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By G. Steven Bray
The same forces that have existed for months are pulling on mortgage rates – among them, the German bond market, US economic data, the Greek debt soap opera, and Fed rate hike fears – which has resulted in volatility and unpredictability. Recently, German bonds seem to have held the most sway. Even on days when the other forces push down, German bonds seem to be able to drag US rates the other way. Really, I don’t see that changing, but a couple upcoming events at least have a chance.
Greece has a debt payment due next week, and it seems they really don’t have the money this time. I’d say odds are that the European Union will figure out some way to rescue them again, but if it doesn’t, Greece would default. The effect probably won’t be catastrophic as it won’t be a big surprise, but it should put some downward pressure on rates.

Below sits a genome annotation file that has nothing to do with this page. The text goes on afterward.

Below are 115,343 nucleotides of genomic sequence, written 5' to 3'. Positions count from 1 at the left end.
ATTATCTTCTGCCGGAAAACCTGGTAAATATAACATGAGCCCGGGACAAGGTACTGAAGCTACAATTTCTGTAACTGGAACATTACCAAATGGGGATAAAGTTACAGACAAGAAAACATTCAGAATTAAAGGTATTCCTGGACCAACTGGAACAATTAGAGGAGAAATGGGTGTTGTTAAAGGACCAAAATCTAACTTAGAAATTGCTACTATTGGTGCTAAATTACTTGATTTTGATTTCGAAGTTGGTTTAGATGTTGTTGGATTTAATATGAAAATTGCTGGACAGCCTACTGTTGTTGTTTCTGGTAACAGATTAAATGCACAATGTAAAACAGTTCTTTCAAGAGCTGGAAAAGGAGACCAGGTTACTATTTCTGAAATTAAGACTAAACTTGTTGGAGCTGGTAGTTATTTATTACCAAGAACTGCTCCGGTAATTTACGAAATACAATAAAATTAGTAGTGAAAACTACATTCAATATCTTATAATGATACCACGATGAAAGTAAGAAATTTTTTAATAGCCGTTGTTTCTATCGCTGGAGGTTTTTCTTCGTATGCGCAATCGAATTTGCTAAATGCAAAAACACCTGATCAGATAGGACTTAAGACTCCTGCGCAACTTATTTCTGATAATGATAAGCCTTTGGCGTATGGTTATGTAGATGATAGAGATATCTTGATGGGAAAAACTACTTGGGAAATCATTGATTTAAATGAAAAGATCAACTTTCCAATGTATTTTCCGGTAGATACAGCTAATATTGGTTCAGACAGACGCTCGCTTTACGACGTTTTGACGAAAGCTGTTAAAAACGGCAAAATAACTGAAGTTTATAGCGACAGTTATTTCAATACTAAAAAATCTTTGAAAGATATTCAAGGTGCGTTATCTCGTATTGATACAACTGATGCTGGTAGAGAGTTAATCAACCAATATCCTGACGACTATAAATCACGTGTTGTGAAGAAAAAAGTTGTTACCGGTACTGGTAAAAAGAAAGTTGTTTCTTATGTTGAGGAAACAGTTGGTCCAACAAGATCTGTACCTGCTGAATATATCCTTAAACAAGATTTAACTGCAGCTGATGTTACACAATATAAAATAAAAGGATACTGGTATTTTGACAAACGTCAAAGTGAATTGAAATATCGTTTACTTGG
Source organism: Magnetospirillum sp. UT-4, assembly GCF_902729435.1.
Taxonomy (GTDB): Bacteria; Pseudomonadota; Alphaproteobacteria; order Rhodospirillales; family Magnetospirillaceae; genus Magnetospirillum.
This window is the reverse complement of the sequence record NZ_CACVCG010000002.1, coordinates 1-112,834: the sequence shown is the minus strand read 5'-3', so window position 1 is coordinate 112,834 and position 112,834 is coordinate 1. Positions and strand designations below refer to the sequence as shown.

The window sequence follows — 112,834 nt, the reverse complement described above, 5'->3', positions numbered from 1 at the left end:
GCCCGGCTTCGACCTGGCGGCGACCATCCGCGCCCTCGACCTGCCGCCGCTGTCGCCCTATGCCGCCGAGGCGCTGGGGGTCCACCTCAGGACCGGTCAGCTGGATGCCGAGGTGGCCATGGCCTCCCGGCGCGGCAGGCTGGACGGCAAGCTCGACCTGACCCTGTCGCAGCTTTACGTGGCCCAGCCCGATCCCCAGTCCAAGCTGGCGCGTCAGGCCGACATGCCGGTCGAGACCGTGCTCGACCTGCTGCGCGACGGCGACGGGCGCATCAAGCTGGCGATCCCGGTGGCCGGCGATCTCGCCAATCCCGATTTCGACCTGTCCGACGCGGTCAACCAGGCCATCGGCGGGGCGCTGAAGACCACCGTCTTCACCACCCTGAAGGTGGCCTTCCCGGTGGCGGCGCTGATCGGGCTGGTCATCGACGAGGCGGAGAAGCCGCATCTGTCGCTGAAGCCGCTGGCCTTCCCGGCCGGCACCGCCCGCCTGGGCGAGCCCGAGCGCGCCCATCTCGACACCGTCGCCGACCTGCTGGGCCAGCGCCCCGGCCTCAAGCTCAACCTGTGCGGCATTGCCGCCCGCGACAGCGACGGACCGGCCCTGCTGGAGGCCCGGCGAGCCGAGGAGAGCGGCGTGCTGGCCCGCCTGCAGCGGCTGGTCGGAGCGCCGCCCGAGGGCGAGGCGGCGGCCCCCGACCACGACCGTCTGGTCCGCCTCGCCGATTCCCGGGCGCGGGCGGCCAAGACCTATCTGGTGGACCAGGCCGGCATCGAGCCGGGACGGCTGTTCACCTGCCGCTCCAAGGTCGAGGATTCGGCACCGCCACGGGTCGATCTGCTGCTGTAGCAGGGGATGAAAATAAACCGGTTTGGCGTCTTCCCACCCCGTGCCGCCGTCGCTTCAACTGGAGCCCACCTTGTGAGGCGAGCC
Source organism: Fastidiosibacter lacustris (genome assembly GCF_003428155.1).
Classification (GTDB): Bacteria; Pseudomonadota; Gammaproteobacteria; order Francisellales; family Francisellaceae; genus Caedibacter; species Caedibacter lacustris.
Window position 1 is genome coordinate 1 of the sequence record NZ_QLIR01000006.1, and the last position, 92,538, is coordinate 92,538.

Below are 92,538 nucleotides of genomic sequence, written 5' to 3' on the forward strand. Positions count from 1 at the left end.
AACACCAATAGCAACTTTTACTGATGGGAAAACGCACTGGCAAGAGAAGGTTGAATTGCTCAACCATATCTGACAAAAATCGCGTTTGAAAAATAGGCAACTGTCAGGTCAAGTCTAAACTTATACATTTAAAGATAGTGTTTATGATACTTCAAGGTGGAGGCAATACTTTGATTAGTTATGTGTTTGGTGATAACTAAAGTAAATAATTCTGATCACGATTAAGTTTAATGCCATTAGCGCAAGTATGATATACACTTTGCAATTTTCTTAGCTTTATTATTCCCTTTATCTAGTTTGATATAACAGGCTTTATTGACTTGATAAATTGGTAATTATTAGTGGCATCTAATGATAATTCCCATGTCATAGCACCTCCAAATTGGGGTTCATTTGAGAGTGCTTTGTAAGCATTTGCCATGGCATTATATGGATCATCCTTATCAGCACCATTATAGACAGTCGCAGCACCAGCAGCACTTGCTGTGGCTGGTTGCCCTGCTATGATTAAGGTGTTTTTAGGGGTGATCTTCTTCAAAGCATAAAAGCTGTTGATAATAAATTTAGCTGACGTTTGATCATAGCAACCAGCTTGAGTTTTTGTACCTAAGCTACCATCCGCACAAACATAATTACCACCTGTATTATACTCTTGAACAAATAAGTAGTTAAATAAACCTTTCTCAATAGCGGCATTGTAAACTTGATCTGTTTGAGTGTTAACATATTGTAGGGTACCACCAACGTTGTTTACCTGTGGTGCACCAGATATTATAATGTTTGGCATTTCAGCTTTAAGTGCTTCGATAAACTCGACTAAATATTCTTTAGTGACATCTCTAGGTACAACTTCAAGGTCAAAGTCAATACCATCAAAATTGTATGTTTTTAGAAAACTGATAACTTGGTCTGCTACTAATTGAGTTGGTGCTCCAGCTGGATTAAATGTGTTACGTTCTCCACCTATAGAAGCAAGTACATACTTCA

Next week also is a jobs report week. The last report was back on trend of a little more than 200k jobs, but, unfortunately, average earnings also returned to trend showing little income growth for US workers. As I’ve said previously, I think earnings growth is more important than job growth at this point. The addition of low-paying service jobs makes for weak economic growth and little pressure on interest rates.